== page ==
USET Foundation Announces Jonathan Wentz Memorial Challenge For High Performance Para-Dressage

Apr 16, 2014 - 4:29 AM
The Jonathan Wentz Memorial Challenge For High Performance Para-Dressage is aiming to raise $800,000. Photo by Lisa Slade.

The U.S. Equestrian Team Foundation announced a new fundraising initiative, The Jonathan Wentz Memorial Challenge For High Performance Para-Dressage, on April 16, made possible through the generosity of Margaret H. Duprey and The Barnfield Foundation. The goal of the initiative is to raise $800,000 for high performance para-dressage. Duprey and the Barnfield Foundation have each pledged up to $200,000. They will each match, dollar for dollar, every gift commitment of $4,000 and above made by April 1, 2015.

“Our family is so excited and honored that Jonathan is being recognized in this way,” said Tina Wentz. “His dream was to not only be a world class equestrian, but to also help develop a world class U.S. Para-Dressage Team. This, as you know, not only takes dedication, sacrifice, training and skill of the athletes, but also the funds to compete nationally and internationally. My hope is that The Jonathan Wentz Memorial Challenge will raise awareness, and the funds needed to carry on his dream of developing a world class team.”

Jonathan represented the United States at the 2012 Paralympics in London and then died later that year.

The financial need for para-dressage athletes at the high performance international level can be quite significant. Unlike in some countries, the U.S. Equestrian Teams do not receive any government subsidies. The main source of funds for the athletes to participate in international competition comes through the USET Foundation from individuals and foundations whose interest and commitment to equestrian sport motivates them to make generous charitable contributions.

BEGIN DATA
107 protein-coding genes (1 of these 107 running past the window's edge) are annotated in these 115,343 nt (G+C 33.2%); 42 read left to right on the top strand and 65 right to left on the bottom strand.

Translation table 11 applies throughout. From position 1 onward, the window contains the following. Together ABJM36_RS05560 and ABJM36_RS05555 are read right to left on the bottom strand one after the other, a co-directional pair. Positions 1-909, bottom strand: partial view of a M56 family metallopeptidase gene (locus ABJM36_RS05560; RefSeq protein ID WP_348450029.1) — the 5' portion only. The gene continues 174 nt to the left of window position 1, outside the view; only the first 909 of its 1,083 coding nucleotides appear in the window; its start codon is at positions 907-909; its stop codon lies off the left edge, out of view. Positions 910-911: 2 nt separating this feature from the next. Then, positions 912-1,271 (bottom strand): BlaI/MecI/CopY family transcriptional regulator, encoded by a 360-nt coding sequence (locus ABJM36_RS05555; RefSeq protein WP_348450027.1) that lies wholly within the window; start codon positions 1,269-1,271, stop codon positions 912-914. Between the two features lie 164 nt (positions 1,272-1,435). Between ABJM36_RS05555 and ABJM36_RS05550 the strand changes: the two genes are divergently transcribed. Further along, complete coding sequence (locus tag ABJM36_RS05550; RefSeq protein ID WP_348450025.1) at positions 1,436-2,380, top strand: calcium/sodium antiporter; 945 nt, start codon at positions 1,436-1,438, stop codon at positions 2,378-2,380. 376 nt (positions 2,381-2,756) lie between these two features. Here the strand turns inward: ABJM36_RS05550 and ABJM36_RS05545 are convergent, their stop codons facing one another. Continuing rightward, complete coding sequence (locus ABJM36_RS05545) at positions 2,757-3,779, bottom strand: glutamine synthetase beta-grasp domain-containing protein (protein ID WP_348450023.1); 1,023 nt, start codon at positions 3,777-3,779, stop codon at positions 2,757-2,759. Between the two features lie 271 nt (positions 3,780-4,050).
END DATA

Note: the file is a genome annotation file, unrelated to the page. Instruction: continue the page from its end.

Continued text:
While traveling, especially overseas, wheelchair accessibility can be limited, and an individual benefits from having a personal care assistant to help the athlete not only move through low accessibility areas but they can also monitor the rider’s physical well being. Other supplementary support staff may include a person who is physically capable of helping a rider to mount their horse before competition, and a physical therapist to work the rider’s muscles. Many athletes who are paralyzed or have muscle spasticity can have muscle spasms, muscle soreness and physical issues that may need a licensed physical therapist to monitor and address.

For more information on the USET Foundation and The Jonathan Wentz Memorial Challenge For High Performance Para-Dressage, please call Bonnie B. Jenkins, executive director or Sara Ike, major gifts officer, at (908) 234-1251.  


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